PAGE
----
My son Bode and I went out to fish our local lake (Wingra) today. Actually we first headed to Monona Bay, but we didn’t catch ANYTHING and didn’t see anyone else catching fish either. So we decided to go to Wingra. We had a good time, catching about 14 in an hour, 6 of which were keepers.
I’m digging ice fishing.
Bode's Wingra Perch
Here is a shot of beautiful Black Earth Creek I took on Monday near its headwaters.
Black Earth Creek, 27 December
Trout Creek, Iowa County, Wisc.
I usually take the bus to work, but on Tuesdays I get to use the car (the one car we own) to take care of personal errands, etcetera.
On this very cold day, with ice-covered roads and bright winter sun, I was heading west on Madison’s Beltline wishing I had time to go look at a trout stream. Perhaps Mount Vernon, the West Branch of the Sugar, or Vermont Creek.
I picture myself tromping through the snow away from the road, in my jeans and shoes, tracking to the sound of flowing water. I feel with my mind the snow entering my shoes and my ankles getting wet and then cold. I can see with my mind’s eye the sun reflecting off an ice cold riffle where spring water washes over rocks in the current. And I study the washed-out hole, about 5 feet deep, where several dark brown trout are holding near the bottom, avoiding the cold surface water, looking for absolutely anything to eat.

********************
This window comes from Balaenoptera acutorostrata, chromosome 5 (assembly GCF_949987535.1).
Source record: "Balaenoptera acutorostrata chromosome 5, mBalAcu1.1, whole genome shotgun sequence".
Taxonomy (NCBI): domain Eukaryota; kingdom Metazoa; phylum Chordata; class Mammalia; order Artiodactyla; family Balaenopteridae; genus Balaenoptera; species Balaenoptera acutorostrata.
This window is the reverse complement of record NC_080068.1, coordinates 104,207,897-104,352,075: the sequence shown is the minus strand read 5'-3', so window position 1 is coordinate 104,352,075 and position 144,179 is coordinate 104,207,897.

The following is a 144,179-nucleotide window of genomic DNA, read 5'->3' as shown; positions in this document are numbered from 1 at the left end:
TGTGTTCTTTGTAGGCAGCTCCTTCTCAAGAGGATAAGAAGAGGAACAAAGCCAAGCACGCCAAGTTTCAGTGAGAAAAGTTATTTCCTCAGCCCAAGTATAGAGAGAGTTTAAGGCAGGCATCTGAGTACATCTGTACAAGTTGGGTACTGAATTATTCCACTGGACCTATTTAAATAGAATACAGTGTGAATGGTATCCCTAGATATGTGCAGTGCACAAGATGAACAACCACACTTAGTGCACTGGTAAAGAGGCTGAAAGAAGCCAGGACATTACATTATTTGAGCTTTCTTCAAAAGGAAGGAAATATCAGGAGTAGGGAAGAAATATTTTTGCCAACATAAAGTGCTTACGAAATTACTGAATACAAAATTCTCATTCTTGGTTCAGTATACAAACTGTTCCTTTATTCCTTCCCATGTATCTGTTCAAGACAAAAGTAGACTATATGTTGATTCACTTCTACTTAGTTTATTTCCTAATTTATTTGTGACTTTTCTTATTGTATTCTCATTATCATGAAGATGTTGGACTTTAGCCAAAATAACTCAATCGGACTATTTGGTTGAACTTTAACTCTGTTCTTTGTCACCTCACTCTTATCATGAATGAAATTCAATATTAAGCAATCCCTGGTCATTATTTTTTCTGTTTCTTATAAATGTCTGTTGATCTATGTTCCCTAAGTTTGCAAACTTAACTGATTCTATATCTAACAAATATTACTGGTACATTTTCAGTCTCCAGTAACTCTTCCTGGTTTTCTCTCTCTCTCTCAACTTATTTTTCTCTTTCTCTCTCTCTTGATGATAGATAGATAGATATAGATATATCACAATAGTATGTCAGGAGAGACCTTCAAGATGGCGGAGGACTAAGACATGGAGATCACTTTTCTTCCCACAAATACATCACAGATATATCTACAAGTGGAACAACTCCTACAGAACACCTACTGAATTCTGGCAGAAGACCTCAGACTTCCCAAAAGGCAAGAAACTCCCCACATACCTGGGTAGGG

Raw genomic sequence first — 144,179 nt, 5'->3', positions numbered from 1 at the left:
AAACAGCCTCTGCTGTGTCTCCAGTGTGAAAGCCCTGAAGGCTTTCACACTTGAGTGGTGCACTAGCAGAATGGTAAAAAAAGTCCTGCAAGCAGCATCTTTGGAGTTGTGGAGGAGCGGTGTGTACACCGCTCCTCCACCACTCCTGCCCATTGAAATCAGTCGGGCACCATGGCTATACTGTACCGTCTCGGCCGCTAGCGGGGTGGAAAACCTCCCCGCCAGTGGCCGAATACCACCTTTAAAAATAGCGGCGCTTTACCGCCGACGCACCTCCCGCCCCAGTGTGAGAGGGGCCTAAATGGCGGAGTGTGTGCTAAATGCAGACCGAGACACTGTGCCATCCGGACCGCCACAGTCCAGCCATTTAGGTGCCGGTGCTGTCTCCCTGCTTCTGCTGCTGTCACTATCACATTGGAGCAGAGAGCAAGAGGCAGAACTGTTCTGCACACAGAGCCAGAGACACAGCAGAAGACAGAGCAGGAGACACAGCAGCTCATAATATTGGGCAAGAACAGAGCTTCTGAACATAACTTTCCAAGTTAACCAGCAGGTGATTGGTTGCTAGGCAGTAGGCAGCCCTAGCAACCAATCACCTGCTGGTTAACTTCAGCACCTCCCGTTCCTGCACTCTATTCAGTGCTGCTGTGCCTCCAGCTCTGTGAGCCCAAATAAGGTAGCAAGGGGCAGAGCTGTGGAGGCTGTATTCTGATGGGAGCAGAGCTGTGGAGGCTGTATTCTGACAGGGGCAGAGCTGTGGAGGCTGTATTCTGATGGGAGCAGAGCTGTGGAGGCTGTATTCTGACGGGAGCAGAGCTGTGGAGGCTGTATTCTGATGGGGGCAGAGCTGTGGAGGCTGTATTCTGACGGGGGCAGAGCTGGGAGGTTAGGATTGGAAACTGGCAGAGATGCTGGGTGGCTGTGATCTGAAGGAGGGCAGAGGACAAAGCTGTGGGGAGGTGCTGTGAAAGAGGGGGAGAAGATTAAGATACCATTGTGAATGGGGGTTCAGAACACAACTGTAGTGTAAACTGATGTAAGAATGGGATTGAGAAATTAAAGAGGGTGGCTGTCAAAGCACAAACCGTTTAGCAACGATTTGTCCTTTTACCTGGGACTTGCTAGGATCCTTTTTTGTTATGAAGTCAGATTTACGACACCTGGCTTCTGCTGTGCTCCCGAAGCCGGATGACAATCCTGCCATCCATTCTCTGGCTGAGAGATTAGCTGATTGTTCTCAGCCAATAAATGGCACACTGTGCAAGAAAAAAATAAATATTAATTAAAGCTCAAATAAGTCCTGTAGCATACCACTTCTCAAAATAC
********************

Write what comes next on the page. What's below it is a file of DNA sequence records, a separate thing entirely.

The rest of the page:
The trout lay where the sun hits the bottom of the hole, their dark backs absorbing whatever energy the sun might provide.
One of the trout sticks his nose into the silt along the cut bank to stir up insect larvae that might be hiding, and, finding one, sucks it up with quick efficiency. No wonder trout are so voracious come springtime. With so little to eat it’s a wonder they make it through the dark frozen winter.
A Spring Creek in Winter
In my mind my eyes follow the creek upstream to the next bend, but my feet complain about being cold and wet. So I carefully turn around and retrace my steps back to the shoulder of the road, where my car sits, motor running, heater heating. And though my feet begin to thaw out as soon as I sit down and close the door, my curiousity about what lies upstream remains.
And there I am again, driving west on the Beltline, nearly to work now. My feet are totally dry and pleasantly warm, my cup of coffee warming my right hand, and I’m pulling in to work now, right on time, because I never did take that detour to go see a troutstream on the fourteenth of December.
It was just a daydream, a wish that springtime was already here, that opening day had arrived and me and my dog and my fishing partner were out in that meadow, fooling fish once again.